This week at the World Economic Forum, SAP announced its vision for a plastic-free ocean by 2030. Co-CEO Christian Klein made the company’s global ambition clear at the annual meeting in Davos, Switzerland.
“SAP is committed to a dramatically cleaner ocean by 2030,” Klein said. “We can achieve this commitment by working together with customers, NGOs, governments, and partners, and by providing them with the tools, insights, and solutions to eliminate waste and maximize resource productivity. Many of our customers have made commitments to a cleaner planet, and so have we. We will support them in achieving their ambitious goals, and together we will achieve a plastic-free ocean over the next 10 years.”
The health of the world’s oceans is at the top of the agenda in Davos, and Klein was part of a panel session with other business leaders and nongovernmental organization (NGO) representatives at the event.
The crisis is very real: 8 million metric tons of waste enters the ocean every year and the amount is increasing an accelerating pace. Recently published research indicates the levels of plastics in the ocean may be a million times higher than previously thought. Plastic material slowly degrades into micro-plastics that harm the ecosystem and enter the ocean food chain. On average, people around the world are swallowing a total of five grams — about as much as a credit card — of harmful plastic material every week. That’s the equivalent of a half a pound yearly, ingested from many sources, including tap water and everyday foods such as sugar, salt, pasta, shellfish, rice, milk, and bread.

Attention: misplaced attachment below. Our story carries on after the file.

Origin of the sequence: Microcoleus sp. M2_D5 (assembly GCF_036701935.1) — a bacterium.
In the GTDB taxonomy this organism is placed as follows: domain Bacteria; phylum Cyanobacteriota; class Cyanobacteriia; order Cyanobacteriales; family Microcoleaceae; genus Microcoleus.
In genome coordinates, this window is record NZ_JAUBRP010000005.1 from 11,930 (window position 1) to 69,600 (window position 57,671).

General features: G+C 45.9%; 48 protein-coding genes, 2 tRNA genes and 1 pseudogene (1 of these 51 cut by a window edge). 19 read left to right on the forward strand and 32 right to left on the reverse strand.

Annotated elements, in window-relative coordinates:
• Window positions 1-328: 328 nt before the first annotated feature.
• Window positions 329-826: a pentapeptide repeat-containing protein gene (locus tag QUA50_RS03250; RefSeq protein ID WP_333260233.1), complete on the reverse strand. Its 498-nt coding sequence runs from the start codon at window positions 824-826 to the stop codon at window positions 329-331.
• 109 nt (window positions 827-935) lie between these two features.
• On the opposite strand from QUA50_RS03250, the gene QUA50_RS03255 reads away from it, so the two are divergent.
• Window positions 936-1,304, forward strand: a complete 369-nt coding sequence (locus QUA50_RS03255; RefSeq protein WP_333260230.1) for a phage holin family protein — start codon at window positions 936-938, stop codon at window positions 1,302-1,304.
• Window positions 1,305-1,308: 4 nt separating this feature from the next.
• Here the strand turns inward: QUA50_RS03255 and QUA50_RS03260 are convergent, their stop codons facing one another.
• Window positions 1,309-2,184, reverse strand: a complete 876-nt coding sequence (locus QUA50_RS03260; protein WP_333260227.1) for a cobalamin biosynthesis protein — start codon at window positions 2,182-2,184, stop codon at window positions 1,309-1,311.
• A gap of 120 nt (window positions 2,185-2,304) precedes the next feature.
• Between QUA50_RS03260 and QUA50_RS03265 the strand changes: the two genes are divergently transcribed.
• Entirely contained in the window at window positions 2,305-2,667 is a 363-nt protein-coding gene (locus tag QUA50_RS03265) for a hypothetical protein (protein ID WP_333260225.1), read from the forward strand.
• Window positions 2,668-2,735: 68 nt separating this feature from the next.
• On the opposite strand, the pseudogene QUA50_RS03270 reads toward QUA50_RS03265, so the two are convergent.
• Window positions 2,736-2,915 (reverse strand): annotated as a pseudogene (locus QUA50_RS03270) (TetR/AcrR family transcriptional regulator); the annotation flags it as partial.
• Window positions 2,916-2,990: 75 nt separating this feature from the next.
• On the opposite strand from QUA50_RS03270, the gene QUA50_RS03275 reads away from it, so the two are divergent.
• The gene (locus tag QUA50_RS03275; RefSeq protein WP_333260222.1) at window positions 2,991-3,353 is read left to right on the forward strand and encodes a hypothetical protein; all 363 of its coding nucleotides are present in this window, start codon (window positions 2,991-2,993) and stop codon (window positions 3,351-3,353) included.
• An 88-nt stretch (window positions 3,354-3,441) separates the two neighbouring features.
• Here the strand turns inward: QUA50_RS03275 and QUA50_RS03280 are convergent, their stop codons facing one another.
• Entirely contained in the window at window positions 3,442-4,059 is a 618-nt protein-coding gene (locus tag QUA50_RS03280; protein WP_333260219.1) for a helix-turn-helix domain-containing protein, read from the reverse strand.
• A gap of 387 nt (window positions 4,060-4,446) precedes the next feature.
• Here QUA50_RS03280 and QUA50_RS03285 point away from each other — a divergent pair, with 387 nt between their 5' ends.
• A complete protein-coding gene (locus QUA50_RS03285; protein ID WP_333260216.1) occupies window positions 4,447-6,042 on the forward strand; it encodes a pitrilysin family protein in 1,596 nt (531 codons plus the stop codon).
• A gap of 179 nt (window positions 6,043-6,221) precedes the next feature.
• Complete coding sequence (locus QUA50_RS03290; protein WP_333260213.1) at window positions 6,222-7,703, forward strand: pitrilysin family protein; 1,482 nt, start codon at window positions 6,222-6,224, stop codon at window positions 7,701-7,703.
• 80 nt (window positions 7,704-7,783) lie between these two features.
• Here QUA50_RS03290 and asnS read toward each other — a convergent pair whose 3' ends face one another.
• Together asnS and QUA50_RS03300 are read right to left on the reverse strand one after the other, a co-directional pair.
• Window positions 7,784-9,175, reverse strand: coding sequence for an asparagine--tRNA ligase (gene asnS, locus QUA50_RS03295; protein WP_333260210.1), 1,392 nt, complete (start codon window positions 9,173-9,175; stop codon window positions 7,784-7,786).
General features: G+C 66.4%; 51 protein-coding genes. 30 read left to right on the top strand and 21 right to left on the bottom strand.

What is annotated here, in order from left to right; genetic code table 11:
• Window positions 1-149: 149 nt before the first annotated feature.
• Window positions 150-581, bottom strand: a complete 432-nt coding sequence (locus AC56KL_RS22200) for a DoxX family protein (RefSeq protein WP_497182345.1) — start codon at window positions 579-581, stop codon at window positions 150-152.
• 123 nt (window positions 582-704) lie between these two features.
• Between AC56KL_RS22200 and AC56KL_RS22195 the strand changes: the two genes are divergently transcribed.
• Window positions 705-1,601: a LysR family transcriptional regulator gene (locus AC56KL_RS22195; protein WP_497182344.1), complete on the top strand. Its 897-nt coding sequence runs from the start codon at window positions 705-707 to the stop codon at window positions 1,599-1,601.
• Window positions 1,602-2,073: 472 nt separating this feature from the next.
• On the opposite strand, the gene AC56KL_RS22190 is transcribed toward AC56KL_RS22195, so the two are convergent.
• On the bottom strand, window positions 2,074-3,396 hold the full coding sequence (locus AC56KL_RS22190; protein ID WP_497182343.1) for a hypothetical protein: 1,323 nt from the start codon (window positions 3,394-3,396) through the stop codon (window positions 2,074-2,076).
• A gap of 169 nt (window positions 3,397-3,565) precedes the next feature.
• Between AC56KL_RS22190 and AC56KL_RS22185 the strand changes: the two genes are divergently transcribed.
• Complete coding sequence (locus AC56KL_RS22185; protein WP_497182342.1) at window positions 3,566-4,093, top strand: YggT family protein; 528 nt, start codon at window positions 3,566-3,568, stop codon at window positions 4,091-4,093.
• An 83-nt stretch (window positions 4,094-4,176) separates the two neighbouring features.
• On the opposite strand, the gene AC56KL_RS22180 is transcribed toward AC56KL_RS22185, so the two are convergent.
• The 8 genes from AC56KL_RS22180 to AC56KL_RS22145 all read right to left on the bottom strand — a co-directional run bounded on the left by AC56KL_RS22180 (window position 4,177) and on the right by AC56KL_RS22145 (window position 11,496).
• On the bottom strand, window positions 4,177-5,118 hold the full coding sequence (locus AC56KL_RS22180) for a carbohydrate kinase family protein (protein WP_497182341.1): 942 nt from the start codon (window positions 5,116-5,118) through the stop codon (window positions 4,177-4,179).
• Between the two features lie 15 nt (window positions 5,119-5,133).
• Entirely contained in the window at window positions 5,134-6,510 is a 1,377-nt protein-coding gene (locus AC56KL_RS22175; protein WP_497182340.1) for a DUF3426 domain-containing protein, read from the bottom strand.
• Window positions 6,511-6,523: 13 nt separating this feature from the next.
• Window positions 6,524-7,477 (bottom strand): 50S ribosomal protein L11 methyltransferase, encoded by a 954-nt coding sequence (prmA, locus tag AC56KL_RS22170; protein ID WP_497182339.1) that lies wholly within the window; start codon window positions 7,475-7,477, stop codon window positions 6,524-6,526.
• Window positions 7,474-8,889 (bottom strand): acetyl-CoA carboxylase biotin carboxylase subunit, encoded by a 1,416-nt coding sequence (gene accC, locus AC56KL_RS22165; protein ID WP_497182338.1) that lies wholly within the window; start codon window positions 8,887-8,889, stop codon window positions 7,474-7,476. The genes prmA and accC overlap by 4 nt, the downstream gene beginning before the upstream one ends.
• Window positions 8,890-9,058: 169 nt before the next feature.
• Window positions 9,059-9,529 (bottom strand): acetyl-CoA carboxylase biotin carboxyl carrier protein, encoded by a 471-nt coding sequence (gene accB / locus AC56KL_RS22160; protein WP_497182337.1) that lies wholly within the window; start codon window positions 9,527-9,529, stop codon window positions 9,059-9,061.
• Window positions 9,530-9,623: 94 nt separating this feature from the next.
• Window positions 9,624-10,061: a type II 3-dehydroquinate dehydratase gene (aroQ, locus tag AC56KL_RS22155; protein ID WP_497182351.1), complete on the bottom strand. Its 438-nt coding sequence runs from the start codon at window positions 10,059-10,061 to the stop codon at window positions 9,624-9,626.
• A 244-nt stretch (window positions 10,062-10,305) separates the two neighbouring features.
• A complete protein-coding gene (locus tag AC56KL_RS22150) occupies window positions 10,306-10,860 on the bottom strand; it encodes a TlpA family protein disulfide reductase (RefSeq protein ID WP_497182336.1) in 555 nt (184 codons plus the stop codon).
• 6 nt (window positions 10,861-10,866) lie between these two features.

We know that the well-being of the economy, the environment, and the people on our planet are inextricably linked. It is understood that there can be no economic growth or development if business does not play a key role in operating profitably within planetary boundaries. A fundamental shift is needed in how we produce, use, dispose, and re-use materials in our economies. The current system is largely linear, meaning resources are used in production, made into products, and then are disposed of in the form of waste.
To sustain this “take, make, waste” lifestyle, 1.8 planets worth of resources are needed; the current model is clearly unsustainable. An emerging circular economy aims to change that. Despite all the efforts in responsible packaging design, recycling programs, and re-use business models, we are only about nine percent circular, according to the Circularity Gap report.
SAP: Uniquely Positioned for Impact